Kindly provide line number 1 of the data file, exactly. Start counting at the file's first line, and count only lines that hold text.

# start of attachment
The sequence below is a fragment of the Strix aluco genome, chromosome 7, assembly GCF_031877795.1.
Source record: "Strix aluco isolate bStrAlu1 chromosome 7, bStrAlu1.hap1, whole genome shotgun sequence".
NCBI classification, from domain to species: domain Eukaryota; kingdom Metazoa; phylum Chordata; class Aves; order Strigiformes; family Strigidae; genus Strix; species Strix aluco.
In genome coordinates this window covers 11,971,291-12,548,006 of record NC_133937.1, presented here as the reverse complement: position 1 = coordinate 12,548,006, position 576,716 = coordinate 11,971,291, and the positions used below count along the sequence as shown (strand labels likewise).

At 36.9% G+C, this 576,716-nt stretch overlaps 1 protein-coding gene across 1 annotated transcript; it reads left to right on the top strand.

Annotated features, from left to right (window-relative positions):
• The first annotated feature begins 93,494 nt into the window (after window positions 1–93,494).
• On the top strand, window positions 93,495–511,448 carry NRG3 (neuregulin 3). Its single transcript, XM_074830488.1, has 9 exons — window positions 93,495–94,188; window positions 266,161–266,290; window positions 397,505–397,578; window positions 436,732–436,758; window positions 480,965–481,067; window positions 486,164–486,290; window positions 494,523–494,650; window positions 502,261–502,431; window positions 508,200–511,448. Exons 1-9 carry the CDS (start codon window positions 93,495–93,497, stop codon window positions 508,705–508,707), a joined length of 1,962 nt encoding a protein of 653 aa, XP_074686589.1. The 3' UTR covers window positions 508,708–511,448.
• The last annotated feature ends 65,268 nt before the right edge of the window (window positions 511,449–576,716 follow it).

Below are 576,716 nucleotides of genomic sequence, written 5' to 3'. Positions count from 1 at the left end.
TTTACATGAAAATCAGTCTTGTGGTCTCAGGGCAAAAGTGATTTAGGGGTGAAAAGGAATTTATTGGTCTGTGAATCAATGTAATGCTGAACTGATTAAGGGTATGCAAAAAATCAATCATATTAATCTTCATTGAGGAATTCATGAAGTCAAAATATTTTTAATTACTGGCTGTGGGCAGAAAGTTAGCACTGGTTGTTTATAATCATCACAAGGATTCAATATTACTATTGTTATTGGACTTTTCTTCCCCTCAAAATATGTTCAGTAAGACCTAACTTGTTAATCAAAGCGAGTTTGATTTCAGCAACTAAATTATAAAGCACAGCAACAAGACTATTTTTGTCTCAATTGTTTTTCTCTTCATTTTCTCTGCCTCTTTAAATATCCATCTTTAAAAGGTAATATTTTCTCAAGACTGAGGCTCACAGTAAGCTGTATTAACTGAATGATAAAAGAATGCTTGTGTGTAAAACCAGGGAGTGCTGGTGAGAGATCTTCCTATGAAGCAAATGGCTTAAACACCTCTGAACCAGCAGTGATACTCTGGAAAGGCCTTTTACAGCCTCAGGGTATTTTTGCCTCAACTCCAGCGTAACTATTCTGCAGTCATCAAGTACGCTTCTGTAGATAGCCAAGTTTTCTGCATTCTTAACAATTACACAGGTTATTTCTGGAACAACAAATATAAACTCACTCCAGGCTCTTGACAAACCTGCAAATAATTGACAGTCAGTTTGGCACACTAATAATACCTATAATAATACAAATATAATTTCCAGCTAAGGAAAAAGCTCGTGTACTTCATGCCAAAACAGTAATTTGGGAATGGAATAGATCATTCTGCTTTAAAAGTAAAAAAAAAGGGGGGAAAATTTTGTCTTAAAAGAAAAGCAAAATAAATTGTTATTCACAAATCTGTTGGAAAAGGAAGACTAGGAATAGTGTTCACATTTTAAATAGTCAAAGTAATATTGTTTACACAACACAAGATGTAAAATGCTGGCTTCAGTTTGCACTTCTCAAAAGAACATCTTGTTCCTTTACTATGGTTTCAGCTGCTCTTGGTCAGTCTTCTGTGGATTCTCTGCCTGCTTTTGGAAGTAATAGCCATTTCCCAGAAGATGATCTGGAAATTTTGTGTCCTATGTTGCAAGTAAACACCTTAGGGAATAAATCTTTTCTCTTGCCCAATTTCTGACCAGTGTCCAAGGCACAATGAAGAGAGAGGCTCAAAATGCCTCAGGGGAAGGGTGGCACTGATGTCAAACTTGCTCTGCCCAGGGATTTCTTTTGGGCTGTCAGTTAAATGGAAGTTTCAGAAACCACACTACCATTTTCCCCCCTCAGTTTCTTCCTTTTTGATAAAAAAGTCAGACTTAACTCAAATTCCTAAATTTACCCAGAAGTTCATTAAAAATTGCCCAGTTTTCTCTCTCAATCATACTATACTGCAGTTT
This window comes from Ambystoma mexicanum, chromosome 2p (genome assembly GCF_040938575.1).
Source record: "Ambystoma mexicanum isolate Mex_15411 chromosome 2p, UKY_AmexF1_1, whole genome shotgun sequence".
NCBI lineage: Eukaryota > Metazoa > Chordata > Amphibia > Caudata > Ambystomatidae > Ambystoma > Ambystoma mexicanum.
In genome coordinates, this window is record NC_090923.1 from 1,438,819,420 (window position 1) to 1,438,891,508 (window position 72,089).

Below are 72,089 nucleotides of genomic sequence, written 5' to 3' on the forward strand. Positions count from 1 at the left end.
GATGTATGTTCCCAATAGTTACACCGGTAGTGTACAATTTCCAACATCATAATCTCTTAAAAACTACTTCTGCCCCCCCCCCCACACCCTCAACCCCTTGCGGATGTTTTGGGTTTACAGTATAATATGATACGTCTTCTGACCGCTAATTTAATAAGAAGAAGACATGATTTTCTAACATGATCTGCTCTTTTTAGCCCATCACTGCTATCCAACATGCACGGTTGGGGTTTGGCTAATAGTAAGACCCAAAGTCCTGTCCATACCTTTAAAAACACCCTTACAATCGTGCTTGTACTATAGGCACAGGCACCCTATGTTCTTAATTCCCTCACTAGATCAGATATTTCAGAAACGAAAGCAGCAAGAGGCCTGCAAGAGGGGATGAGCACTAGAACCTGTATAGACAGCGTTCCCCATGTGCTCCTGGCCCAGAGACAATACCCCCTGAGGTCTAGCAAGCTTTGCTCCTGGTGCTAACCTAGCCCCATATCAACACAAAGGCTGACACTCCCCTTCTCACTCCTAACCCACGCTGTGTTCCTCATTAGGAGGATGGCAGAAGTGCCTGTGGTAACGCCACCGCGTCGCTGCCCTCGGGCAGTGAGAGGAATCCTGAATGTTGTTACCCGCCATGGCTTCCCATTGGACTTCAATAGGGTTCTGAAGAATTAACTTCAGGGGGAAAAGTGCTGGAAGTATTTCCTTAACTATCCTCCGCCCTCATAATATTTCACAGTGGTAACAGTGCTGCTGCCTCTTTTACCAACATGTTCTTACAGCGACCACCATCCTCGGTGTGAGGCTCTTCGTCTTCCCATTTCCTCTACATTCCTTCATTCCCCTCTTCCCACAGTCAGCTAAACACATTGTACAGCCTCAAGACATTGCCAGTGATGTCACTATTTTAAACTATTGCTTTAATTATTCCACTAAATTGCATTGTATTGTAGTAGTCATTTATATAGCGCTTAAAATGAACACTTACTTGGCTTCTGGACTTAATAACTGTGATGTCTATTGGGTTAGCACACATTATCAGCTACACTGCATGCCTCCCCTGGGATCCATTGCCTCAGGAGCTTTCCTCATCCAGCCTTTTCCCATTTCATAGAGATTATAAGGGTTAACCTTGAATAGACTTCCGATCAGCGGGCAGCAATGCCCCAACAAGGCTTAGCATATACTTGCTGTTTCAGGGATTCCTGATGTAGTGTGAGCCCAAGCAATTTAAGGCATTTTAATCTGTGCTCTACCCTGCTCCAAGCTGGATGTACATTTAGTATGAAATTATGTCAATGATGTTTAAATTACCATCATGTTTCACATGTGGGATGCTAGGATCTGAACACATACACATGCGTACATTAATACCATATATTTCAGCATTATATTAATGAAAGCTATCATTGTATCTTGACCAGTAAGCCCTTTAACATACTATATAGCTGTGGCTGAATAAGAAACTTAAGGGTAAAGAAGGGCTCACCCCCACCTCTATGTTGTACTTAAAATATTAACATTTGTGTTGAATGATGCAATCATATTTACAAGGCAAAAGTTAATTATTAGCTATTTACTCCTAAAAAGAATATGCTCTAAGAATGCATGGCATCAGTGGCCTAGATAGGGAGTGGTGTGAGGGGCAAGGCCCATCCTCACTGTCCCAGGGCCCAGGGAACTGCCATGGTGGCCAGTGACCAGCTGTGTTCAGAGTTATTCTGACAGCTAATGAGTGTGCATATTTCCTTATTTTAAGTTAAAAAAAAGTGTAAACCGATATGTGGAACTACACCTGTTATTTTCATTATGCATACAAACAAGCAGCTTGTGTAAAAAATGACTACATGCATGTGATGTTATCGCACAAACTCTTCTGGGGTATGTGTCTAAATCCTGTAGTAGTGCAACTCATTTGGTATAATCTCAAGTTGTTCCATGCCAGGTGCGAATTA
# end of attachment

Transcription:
The sequence below is a fragment of the Strix aluco genome, chromosome 7, assembly GCF_031877795.1.